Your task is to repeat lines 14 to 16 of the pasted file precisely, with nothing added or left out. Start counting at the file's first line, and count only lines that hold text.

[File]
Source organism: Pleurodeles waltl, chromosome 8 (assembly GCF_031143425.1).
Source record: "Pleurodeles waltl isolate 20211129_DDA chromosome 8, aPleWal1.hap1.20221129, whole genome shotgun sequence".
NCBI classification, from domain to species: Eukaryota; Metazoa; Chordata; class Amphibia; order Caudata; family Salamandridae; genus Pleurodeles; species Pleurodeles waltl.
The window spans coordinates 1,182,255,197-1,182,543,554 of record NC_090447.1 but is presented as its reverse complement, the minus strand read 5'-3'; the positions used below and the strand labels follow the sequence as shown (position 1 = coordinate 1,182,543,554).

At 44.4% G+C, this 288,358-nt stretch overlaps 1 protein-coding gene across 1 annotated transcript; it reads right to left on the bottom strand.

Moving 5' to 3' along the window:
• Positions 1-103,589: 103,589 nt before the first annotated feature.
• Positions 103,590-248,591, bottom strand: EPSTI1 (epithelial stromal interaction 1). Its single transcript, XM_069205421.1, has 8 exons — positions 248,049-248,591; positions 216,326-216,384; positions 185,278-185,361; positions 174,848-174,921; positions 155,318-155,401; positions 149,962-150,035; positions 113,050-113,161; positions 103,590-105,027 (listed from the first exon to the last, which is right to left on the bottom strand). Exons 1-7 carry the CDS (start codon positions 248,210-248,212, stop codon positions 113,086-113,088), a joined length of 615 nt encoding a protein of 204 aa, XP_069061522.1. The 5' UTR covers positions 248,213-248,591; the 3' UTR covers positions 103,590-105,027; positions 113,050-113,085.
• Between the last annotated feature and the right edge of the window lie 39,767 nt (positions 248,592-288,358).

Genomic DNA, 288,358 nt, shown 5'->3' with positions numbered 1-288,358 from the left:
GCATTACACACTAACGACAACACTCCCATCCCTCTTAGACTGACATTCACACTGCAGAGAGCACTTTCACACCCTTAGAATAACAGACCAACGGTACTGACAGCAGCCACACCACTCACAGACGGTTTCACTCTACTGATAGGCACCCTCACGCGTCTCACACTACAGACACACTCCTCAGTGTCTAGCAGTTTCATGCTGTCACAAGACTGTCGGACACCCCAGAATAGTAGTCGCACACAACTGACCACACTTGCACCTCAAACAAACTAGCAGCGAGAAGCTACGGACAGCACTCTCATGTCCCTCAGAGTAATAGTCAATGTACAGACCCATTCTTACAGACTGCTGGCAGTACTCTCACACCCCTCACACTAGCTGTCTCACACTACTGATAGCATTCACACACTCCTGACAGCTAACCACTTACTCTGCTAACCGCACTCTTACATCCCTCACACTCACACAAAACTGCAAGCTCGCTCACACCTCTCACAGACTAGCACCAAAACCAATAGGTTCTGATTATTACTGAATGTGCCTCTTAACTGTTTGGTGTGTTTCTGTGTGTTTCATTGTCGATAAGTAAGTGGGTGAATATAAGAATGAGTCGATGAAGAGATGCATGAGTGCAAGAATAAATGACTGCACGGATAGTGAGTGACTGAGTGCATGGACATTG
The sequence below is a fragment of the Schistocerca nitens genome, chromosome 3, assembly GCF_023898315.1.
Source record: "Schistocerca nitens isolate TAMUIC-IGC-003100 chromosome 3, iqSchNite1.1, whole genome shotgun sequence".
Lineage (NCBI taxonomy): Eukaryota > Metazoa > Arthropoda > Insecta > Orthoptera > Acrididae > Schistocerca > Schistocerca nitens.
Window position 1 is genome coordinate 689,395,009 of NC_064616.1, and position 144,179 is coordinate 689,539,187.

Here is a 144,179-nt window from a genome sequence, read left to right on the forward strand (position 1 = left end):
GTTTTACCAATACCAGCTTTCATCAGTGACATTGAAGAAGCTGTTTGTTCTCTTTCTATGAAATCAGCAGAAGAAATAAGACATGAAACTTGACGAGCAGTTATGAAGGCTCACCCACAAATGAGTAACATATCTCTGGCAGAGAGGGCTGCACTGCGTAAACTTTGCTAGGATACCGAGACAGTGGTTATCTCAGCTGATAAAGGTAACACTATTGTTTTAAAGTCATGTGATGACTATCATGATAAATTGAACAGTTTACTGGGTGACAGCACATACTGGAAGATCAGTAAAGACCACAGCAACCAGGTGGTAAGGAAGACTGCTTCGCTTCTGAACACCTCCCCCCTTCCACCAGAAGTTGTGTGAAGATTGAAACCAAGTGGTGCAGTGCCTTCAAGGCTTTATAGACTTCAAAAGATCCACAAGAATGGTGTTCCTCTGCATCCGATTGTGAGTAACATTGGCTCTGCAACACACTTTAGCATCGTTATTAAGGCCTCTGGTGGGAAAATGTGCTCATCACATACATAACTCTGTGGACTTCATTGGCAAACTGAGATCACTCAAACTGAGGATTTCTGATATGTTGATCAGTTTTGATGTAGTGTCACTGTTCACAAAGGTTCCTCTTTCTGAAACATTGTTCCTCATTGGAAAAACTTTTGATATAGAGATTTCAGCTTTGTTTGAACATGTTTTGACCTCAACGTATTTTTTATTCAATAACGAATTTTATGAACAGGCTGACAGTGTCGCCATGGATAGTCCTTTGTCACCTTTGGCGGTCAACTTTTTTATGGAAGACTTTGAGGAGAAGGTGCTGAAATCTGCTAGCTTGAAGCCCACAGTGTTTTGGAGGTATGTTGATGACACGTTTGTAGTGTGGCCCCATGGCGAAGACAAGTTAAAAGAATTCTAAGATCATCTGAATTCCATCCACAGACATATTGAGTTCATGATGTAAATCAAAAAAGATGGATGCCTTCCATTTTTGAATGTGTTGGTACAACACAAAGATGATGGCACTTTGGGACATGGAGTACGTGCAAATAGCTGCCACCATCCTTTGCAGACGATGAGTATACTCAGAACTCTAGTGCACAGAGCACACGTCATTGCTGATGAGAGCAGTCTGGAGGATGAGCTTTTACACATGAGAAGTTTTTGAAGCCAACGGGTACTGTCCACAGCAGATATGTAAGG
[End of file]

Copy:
Lineage (NCBI taxonomy): Eukaryota > Metazoa > Arthropoda > Insecta > Orthoptera > Acrididae > Schistocerca > Schistocerca nitens.
Window position 1 is genome coordinate 689,395,009 of NC_064616.1, and position 144,179 is coordinate 689,539,187.

Here is a 144,179-nt window from a genome sequence, read left to right on the forward strand (position 1 = left end):